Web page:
I loved the cucumber salad. Crispy. Tangy. Wet but not soggy.
And the potato salad… Not bad. I am not a fan of the yellow potato salads. When I tasted this, the initial flavor was overwhelmingly sweet, which is odd. It quickly mellowed on my tongue and I enjoyed what appeared to be peppers and carrots in the mix.
The more I eat at Tic Toc, the more I marvel at the value for the price.
My volunteer efforts these days focus on animals instead of people, primarily as a foster family for Feline Urban Rescue and Rehab. You can visit their website here: http://www.felineurbanrescueandrehab.org.
We have fostered three litters of kittens in the last nine months, all named after various pantheons of gods: The Greek Pride, The Roman Pride and The Norse Pride.
At 10 a.m. this morning, which is rather early when you get to bed at 2 a.m. after clocking out of work at midnight, teenager #1 and I had an appointment to meet a fellow FURR volunteer at the Petco where Mars and Minerva are in residence awaiting FURRever homes. Today, we wanted to reunite Jupiter with his siblings.
Crating Jupiter did not go as easily as anticipated, the teenager couldn’t find her shoes, we forgot Jupiter’s folder and we missed some of the turns for the store. But we arrived and now the Roman Pride is together again, except for Vesta who is now known as Paisley in her new home.
We left Petco, and retrieved the missing folder. But before returning to Petco we had to catch the baby birds as I was transporting them down to Bird Mania so they could be tamed and potentially sold.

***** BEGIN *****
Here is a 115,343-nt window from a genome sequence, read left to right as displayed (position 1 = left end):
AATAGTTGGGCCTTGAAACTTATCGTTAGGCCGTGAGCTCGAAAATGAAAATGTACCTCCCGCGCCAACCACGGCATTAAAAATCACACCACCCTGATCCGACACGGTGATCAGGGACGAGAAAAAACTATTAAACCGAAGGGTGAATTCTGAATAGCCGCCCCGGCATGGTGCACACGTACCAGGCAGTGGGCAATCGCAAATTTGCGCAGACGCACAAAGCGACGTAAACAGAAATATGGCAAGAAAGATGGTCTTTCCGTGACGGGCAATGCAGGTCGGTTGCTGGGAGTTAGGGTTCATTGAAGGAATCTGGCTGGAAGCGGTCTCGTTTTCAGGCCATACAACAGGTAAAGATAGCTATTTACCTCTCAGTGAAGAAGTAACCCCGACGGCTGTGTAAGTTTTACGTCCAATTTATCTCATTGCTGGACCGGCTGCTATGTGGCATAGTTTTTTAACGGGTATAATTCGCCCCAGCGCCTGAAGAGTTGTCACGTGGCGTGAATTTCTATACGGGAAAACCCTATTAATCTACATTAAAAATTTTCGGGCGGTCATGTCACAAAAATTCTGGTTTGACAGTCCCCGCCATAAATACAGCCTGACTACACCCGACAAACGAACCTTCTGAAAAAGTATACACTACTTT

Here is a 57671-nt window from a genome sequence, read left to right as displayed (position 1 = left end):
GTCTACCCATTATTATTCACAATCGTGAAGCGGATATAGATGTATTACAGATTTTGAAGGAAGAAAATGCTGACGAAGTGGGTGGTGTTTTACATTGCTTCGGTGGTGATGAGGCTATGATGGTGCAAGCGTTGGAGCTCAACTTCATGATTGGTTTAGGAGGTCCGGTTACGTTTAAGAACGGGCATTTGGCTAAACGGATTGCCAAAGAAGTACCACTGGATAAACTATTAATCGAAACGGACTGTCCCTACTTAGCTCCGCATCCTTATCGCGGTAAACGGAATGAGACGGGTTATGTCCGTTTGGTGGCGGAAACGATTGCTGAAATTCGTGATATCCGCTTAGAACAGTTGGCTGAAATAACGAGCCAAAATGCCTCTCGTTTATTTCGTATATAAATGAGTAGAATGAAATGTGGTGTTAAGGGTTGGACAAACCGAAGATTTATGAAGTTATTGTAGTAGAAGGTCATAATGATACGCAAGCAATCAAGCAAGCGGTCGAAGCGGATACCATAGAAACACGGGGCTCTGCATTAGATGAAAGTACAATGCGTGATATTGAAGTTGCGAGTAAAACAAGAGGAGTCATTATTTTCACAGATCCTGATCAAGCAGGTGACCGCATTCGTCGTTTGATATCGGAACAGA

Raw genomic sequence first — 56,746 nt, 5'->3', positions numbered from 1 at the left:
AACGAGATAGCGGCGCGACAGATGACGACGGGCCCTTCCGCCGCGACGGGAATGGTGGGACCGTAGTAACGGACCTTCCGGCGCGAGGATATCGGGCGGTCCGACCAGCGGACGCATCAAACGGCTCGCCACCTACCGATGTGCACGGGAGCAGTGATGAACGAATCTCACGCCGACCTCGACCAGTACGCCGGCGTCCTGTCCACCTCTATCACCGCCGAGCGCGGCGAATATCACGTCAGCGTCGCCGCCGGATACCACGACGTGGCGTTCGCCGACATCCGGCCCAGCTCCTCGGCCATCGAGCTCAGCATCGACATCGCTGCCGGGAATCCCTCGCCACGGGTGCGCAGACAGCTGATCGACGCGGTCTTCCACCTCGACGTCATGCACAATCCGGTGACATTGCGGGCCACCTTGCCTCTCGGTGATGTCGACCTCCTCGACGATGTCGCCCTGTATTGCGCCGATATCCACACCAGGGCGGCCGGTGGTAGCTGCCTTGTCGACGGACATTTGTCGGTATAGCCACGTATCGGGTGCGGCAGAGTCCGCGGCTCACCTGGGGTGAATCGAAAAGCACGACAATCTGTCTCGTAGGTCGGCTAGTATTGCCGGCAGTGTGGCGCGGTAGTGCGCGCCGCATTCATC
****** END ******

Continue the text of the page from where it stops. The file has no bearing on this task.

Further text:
That was a process, moving four baby birds to a separate cage. But teenager #1 managed to do it.
We took the folder to Petco, grabbed some coffee at Wawa, and headed to the bird store. The staff at Bird Mania scooped the baby budgies like cats on the hunt, trimmed their claws and clipped their flight feathers.
On the way back, we got a phone call from FURR that someone was interested in meeting Hermes at the adoption Saturday event at Petsmart on Rte. 248 in lower Nazareth. Our Hermes?
I had to ask because Hermes is an absolute love and a character, the last remaining “kitten” of our Greek Pride litter that we brought home August 1, 2020. He loves to be in the middle of the action, loves to play, loves to sit two-to-three feet away, but will not tolerate being touched by human hands.
You see, he was very sickly as a kitten and received a lot of medicine. Medicine is delivered by human hands.
Oh, and Hermes is the matriarch of all our other fosters. He turns one any day now and has mentored every other kitten we have had.
And this potential adopter thought maybe we could bring him over for a meet-and-greet and that maybe he could go home with them.
I said I would gladly arrange a visit for the future but their was no way we could crate him today. This is Hermes’ adoption page: Adopt Hermes.
Hermes is a very entertaining cat, and would be the perfect for someone who just wants a pet who interacts versus one that cuddles.